By making mammography more accessible, the Mary Babb Randolph Cancer Center Bonnie Wells Wilson Mobile Mammography Program plays a vital role in WVU Healthcare’s fight against breast cancer.
Remote locations, lack of local services and financial hardships make access to potentially lifesaving screening for breast cancer out of reach for many women in West Virginia.
Commonly known as Bonnie’s Bus, the Bonnie Wells Wilson Mobile Mammography Program centerpiece is a 40-foot mammography clinic on wheels. Decorated in soothing tones of pink, the bus is equipped with the same digital mammography screening tools found in WVU Healthcare’s Betty Puskar Breast Care Center and is staffed by a dedicated team.
“There are areas in West Virginia where breast cancer is considered a disparity issue, but breast cancer is prevalent among women everywhere,” says Sara Jane Gainor, MBA, Assistant Director for Cancer Prevention and Control at Mary Babb Randolph Cancer Center and Program Director of the Bonnie Wells Wilson Mobile Mammography Program. “The easiest way to combat breast cancer deaths for women is early detection, and mammograms are the best detection tool.”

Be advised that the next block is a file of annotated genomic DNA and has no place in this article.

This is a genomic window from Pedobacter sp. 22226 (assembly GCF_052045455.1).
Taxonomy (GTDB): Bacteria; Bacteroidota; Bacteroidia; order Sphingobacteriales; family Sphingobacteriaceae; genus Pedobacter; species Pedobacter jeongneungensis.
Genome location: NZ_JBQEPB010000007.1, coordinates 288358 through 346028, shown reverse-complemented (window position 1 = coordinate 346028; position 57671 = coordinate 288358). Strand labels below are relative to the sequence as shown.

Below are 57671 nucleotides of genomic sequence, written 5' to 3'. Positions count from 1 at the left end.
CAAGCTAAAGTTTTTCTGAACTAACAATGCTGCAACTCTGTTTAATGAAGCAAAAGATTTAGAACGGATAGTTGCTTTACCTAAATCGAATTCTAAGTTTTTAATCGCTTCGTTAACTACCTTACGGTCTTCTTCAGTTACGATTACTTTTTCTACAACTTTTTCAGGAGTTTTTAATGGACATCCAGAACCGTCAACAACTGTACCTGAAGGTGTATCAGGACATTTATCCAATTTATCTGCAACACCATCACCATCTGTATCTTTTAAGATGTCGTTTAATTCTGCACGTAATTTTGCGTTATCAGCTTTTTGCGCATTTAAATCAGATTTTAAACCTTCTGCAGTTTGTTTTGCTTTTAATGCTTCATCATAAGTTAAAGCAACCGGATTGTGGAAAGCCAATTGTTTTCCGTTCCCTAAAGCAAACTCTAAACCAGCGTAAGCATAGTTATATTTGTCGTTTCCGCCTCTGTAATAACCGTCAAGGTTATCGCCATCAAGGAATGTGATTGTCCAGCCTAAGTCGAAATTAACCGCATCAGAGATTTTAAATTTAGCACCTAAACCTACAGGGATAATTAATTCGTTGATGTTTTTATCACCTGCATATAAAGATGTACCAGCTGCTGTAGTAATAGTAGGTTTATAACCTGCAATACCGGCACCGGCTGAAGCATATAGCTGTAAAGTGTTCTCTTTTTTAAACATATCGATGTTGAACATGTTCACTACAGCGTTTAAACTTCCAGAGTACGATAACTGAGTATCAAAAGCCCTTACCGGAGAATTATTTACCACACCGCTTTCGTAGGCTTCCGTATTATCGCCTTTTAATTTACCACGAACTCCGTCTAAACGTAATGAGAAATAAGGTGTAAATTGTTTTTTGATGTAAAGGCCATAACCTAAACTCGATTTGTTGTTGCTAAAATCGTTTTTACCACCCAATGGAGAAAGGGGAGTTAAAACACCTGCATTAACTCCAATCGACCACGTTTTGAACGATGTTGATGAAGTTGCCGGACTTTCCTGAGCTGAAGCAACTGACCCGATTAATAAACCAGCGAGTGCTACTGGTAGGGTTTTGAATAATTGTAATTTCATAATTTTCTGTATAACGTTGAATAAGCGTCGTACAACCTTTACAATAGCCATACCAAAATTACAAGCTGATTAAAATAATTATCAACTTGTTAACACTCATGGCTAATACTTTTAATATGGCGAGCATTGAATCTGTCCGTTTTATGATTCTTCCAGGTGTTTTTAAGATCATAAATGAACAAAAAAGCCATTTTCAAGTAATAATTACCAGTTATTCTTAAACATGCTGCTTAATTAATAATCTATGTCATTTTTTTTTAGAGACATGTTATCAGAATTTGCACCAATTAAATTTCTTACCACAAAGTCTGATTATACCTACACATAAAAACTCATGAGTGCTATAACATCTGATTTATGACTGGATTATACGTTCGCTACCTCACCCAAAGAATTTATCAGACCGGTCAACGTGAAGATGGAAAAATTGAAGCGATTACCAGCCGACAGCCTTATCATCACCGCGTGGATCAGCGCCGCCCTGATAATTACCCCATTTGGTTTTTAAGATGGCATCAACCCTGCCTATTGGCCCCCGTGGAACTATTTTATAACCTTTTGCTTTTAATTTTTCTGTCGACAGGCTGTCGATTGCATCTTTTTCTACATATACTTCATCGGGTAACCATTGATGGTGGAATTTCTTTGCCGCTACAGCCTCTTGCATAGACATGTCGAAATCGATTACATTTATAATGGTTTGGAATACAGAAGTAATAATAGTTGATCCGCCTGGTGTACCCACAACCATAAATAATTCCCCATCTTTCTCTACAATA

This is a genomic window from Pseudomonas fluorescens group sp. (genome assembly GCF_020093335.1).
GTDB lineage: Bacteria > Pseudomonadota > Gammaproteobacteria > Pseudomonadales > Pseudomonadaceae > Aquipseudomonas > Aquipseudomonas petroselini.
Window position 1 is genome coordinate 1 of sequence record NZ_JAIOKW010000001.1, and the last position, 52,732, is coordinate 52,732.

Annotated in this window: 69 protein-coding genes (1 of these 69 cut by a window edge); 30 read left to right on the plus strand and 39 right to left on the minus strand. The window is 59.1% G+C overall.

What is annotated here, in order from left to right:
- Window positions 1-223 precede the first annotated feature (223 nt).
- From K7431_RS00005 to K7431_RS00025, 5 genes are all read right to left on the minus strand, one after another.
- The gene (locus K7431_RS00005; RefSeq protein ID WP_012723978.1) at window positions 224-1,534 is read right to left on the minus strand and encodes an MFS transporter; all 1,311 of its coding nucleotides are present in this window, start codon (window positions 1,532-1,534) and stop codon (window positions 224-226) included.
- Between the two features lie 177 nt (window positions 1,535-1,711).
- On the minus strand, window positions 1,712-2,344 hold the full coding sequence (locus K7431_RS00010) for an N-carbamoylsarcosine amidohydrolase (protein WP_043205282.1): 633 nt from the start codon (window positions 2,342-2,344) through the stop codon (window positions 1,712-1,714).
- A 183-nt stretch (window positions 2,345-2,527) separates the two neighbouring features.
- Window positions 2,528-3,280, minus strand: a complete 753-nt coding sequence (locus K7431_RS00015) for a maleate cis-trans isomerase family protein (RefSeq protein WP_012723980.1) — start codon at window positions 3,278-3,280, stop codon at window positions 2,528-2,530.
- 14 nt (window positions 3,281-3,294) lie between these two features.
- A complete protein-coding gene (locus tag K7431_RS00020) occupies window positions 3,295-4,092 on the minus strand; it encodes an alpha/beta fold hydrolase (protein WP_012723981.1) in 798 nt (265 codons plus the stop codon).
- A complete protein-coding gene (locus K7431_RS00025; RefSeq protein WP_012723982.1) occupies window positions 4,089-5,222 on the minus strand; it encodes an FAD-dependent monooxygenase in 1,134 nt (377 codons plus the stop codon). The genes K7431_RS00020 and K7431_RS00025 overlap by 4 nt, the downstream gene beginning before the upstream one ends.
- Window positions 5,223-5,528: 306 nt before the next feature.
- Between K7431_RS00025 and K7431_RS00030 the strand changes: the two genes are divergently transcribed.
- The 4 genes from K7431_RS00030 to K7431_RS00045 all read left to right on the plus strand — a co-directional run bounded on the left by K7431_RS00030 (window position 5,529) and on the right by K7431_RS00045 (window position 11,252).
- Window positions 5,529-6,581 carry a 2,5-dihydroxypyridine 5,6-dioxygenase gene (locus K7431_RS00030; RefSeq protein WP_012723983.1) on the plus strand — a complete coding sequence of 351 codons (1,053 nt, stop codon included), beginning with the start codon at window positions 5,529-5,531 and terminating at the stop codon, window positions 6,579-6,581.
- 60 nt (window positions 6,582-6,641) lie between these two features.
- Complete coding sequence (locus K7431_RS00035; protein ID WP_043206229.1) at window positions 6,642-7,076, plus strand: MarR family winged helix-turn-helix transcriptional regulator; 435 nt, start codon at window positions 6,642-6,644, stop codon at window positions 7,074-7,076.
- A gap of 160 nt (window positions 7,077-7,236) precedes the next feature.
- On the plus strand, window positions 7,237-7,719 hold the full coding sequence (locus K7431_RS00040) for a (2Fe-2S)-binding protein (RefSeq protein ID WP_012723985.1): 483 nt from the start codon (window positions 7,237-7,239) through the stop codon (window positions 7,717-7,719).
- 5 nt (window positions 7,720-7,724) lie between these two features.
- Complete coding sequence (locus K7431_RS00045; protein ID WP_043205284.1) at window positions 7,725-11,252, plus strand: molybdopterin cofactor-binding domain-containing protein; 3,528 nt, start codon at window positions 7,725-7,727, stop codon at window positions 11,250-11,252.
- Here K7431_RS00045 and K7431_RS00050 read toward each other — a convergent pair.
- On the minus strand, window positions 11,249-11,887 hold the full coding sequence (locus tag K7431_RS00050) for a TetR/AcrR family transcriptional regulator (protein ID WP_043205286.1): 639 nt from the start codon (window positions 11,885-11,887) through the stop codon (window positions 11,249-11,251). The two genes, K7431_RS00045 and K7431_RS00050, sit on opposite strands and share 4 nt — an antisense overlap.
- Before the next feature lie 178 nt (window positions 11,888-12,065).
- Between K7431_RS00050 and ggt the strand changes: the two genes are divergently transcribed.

Embracing the Community
Sara Jane Gainor, MBA, Program Director, Bonnie Wells Wilson Mobile Mammography Program
Thanks to the support of grants and generous donors, Bonnie’s Bus is able to provide mammography to women across West Virginia. No woman is turned away because of her ability to pay. If a woman does not have insurance or other coverage, donations or grant funds are used to cover the cost of her mammogram.
Since the Bonnie’s Bus program was founded in 2009, more than 8,800 women have been screened for breast cancer in events hosted at medical clinics, health fairs, pharmacies, churches and elsewhere.
Thus far, 21 cases of breast cancer have been discovered thanks to screenings performed on the bus — 11 of these in 2013 alone. As the program grows, so does the community’s passion for this project.
The initial donation to found Bonnie’s Bus came from Jo and Ben Statler. Mrs. Statler’s mother, Bonnie Wells Wilson, lost her life to breast cancer. Jo wanted to honor her mother by providing access to mammograms to all women in the state.